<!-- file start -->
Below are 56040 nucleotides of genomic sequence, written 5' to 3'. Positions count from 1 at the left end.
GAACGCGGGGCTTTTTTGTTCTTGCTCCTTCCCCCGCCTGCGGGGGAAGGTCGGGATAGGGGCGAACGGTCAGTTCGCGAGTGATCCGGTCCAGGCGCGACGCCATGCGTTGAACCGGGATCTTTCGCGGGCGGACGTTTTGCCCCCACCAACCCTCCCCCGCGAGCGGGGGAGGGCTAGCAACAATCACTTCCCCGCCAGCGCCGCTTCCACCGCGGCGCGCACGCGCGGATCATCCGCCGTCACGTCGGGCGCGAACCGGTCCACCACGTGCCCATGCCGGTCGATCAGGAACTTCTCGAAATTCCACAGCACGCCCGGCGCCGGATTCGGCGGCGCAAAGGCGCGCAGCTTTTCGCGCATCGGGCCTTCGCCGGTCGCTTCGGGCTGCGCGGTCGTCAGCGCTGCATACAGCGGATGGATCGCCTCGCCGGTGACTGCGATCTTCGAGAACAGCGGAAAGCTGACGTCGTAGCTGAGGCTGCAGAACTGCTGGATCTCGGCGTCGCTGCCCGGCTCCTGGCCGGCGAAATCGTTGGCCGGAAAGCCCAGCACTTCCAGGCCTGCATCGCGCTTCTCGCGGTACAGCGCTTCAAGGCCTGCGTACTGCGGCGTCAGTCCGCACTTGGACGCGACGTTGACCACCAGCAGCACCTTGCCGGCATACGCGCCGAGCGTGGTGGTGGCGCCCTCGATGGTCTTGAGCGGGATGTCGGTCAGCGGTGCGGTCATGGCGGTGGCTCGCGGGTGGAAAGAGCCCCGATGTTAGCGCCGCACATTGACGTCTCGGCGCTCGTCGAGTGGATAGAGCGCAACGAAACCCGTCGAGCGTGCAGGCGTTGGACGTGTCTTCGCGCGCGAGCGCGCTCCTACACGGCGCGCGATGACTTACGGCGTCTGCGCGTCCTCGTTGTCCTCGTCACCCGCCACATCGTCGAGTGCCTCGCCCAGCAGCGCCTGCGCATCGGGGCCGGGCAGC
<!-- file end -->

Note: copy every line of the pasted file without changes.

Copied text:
Below are 56040 nucleotides of genomic sequence, written 5' to 3'. Positions count from 1 at the left end.
GAACGCGGGGCTTTTTTGTTCTTGCTCCTTCCCCCGCCTGCGGGGGAAGGTCGGGATAGGGGCGAACGGTCAGTTCGCGAGTGATCCGGTCCAGGCGCGACGCCATGCGTTGAACCGGGATCTTTCGCGGGCGGACGTTTTGCCCCCACCAACCCTCCCCCGCGAGCGGGGGAGGGCTAGCAACAATCACTTCCCCGCCAGCGCCGCTTCCACCGCGGCGCGCACGCGCGGATCATCCGCCGTCACGTCGGGCGCGAACCGGTCCACCACGTGCCCATGCCGGTCGATCAGGAACTTCTCGAAATTCCACAGCACGCCCGGCGCCGGATTCGGCGGCGCAAAGGCGCGCAGCTTTTCGCGCATCGGGCCTTCGCCGGTCGCTTCGGGCTGCGCGGTCGTCAGCGCTGCATACAGCGGATGGATCGCCTCGCCGGTGACTGCGATCTTCGAGAACAGCGGAAAGCTGACGTCGTAGCTGAGGCTGCAGAACTGCTGGATCTCGGCGTCGCTGCCCGGCTCCTGGCCGGCGAAATCGTTGGCCGGAAAGCCCAGCACTTCCAGGCCTGCATCGCGCTTCTCGCGGTACAGCGCTTCAAGGCCTGCGTACTGCGGCGTCAGTCCGCACTTGGACGCGACGTTGACCACCAGCAGCACCTTGCCGGCATACGCGCCGAGCGTGGTGGTGGCGCCCTCGATGGTCTTGAGCGGGATGTCGGTCAGCGGTGCGGTCATGGCGGTGGCTCGCGGGTGGAAAGAGCCCCGATGTTAGCGCCGCACATTGACGTCTCGGCGCTCGTCGAGTGGATAGAGCGCAACGAAACCCGTCGAGCGTGCAGGCGTTGGACGTGTCTTCGCGCGCGAGCGCGCTCCTACACGGCGCGCGATGACTTACGGCGTCTGCGCGTCCTCGTTGTCCTCGTCACCCGCCACATCGTCGAGTGCCTCGCCCAGCAGCGCCTGCGCATCGGGGCCGGGCAGC